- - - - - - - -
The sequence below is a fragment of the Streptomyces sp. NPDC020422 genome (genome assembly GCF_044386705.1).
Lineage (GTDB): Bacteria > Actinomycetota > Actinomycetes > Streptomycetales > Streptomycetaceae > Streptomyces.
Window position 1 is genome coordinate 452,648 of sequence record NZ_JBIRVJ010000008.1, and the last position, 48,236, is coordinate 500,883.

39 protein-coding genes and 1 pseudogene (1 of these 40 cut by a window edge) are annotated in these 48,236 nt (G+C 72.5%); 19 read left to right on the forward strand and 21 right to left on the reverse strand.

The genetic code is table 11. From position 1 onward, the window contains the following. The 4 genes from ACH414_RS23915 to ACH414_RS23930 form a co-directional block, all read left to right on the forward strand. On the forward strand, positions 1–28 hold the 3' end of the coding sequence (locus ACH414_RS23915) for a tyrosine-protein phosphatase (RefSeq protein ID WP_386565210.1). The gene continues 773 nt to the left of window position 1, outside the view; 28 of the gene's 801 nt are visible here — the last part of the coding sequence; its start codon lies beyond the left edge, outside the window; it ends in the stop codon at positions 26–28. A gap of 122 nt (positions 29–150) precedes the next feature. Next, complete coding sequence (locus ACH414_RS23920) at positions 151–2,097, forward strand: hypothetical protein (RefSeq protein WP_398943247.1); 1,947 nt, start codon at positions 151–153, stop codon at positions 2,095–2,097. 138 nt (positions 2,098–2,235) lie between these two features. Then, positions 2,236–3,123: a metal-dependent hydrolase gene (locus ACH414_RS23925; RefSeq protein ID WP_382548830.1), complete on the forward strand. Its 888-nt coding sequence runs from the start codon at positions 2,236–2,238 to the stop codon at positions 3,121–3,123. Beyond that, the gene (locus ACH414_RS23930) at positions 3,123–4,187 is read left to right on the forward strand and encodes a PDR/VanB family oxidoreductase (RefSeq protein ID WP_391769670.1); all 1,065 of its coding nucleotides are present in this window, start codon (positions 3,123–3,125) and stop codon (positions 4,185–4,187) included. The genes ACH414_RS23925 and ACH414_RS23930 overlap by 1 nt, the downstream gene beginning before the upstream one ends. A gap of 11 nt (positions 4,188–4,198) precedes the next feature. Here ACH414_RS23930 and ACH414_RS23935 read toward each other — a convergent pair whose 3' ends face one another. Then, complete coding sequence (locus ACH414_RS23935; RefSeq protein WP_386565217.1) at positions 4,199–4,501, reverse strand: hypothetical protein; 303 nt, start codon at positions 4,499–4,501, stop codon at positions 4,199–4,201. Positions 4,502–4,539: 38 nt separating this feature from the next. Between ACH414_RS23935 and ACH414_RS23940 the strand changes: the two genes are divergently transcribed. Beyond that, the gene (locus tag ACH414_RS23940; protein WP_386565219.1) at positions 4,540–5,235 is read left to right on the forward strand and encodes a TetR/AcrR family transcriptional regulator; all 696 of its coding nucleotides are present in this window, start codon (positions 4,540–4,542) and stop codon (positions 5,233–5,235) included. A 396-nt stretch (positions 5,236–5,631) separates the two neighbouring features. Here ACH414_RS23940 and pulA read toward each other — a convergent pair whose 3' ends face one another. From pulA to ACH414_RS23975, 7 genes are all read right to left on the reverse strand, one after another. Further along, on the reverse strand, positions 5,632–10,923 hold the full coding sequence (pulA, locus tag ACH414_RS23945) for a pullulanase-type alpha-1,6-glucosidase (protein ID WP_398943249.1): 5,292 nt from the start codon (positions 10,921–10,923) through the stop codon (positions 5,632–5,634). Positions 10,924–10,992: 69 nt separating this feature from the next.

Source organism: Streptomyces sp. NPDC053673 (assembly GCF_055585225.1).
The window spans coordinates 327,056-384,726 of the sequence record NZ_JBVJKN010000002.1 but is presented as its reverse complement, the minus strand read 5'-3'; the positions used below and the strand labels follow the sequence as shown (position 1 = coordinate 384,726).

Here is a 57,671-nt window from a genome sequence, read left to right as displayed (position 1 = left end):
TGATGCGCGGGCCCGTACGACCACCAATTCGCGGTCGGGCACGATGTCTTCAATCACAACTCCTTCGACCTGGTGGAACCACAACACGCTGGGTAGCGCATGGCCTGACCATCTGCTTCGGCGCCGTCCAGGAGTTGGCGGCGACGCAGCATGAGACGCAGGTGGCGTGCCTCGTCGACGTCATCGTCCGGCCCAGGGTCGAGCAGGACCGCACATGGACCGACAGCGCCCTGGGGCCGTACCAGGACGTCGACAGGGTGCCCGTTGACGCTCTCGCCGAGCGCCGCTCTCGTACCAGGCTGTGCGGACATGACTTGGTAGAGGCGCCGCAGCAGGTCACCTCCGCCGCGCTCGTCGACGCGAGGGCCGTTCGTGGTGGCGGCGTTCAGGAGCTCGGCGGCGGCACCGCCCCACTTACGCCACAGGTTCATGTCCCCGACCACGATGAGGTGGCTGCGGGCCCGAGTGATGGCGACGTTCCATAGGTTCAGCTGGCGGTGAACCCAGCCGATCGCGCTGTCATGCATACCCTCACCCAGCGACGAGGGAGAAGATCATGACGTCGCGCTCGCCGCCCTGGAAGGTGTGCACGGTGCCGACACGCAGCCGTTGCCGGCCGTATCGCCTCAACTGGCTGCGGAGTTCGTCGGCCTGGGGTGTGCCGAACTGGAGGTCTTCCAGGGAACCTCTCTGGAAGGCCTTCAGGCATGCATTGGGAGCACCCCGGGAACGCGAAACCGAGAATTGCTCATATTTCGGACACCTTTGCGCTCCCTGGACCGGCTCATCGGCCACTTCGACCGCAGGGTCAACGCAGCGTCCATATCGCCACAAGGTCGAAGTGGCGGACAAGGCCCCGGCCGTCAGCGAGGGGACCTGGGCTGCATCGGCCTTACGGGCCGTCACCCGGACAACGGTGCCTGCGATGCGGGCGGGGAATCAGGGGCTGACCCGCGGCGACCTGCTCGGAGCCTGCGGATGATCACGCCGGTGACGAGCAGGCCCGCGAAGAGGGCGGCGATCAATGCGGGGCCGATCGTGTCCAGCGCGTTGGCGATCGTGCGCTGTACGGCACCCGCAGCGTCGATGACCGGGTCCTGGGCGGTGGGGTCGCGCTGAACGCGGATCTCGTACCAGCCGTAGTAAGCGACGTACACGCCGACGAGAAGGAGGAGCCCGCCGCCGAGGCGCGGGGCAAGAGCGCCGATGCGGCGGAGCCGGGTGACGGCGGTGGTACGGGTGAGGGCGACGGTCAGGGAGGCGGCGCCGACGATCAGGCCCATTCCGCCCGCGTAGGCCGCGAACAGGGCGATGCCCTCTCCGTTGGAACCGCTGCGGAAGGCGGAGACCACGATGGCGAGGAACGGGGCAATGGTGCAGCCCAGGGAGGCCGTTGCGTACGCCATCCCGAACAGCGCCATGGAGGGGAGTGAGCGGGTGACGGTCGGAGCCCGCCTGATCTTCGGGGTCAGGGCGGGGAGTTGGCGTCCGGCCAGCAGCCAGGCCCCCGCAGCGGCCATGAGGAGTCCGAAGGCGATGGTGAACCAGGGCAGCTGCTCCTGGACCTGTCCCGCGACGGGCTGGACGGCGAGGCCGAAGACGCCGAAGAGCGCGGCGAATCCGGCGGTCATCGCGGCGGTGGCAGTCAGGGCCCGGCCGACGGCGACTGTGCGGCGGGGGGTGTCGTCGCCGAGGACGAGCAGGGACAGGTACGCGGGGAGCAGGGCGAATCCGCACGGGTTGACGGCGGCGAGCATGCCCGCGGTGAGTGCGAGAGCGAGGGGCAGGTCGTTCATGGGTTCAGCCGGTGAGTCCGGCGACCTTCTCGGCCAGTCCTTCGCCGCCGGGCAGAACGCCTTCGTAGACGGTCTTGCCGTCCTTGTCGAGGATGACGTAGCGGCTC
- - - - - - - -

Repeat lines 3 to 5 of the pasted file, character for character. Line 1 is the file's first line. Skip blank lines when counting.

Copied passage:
Window position 1 is genome coordinate 452,648 of sequence record NZ_JBIRVJ010000008.1, and the last position, 48,236, is coordinate 500,883.

39 protein-coding genes and 1 pseudogene (1 of these 40 cut by a window edge) are annotated in these 48,236 nt (G+C 72.5%); 19 read left to right on the forward strand and 21 right to left on the reverse strand.

The genetic code is table 11. From position 1 onward, the window contains the following. The 4 genes from ACH414_RS23915 to ACH414_RS23930 form a co-directional block, all read left to right on the forward strand. On the forward strand, positions 1–28 hold the 3' end of the coding sequence (locus ACH414_RS23915) for a tyrosine-protein phosphatase (RefSeq protein ID WP_386565210.1). The gene continues 773 nt to the left of window position 1, outside the view; 28 of the gene's 801 nt are visible here — the last part of the coding sequence; its start codon lies beyond the left edge, outside the window; it ends in the stop codon at positions 26–28. A gap of 122 nt (positions 29–150) precedes the next feature. Next, complete coding sequence (locus ACH414_RS23920) at positions 151–2,097, forward strand: hypothetical protein (RefSeq protein WP_398943247.1); 1,947 nt, start codon at positions 151–153, stop codon at positions 2,095–2,097. 138 nt (positions 2,098–2,235) lie between these two features. Then, positions 2,236–3,123: a metal-dependent hydrolase gene (locus ACH414_RS23925; RefSeq protein ID WP_382548830.1), complete on the forward strand. Its 888-nt coding sequence runs from the start codon at positions 2,236–2,238 to the stop codon at positions 3,121–3,123. Beyond that, the gene (locus ACH414_RS23930) at positions 3,123–4,187 is read left to right on the forward strand and encodes a PDR/VanB family oxidoreductase (RefSeq protein ID WP_391769670.1); all 1,065 of its coding nucleotides are present in this window, start codon (positions 3,123–3,125) and stop codon (positions 4,185–4,187) included. The genes ACH414_RS23925 and ACH414_RS23930 overlap by 1 nt, the downstream gene beginning before the upstream one ends. A gap of 11 nt (positions 4,188–4,198) precedes the next feature. Here ACH414_RS23930 and ACH414_RS23935 read toward each other — a convergent pair whose 3' ends face one another. Then, complete coding sequence (locus ACH414_RS23935; RefSeq protein WP_386565217.1) at positions 4,199–4,501, reverse strand: hypothetical protein; 303 nt, start codon at positions 4,499–4,501, stop codon at positions 4,199–4,201. Positions 4,502–4,539: 38 nt separating this feature from the next. Between ACH414_RS23935 and ACH414_RS23940 the strand changes: the two genes are divergently transcribed. Beyond that, the gene (locus tag ACH414_RS23940; protein WP_386565219.1) at positions 4,540–5,235 is read left to right on the forward strand and encodes a TetR/AcrR family transcriptional regulator; all 696 of its coding nucleotides are present in this window, start codon (positions 4,540–4,542) and stop codon (positions 5,233–5,235) included. A 396-nt stretch (positions 5,236–5,631) separates the two neighbouring features. Here ACH414_RS23940 and pulA read toward each other — a convergent pair whose 3' ends face one another. From pulA to ACH414_RS23975, 7 genes are all read right to left on the reverse strand, one after another. Further along, on the reverse strand, positions 5,632–10,923 hold the full coding sequence (pulA, locus tag ACH414_RS23945) for a pullulanase-type alpha-1,6-glucosidase (protein ID WP_398943249.1): 5,292 nt from the start codon (positions 10,921–10,923) through the stop codon (positions 5,632–5,634). Positions 10,924–10,992: 69 nt separating this feature from the next.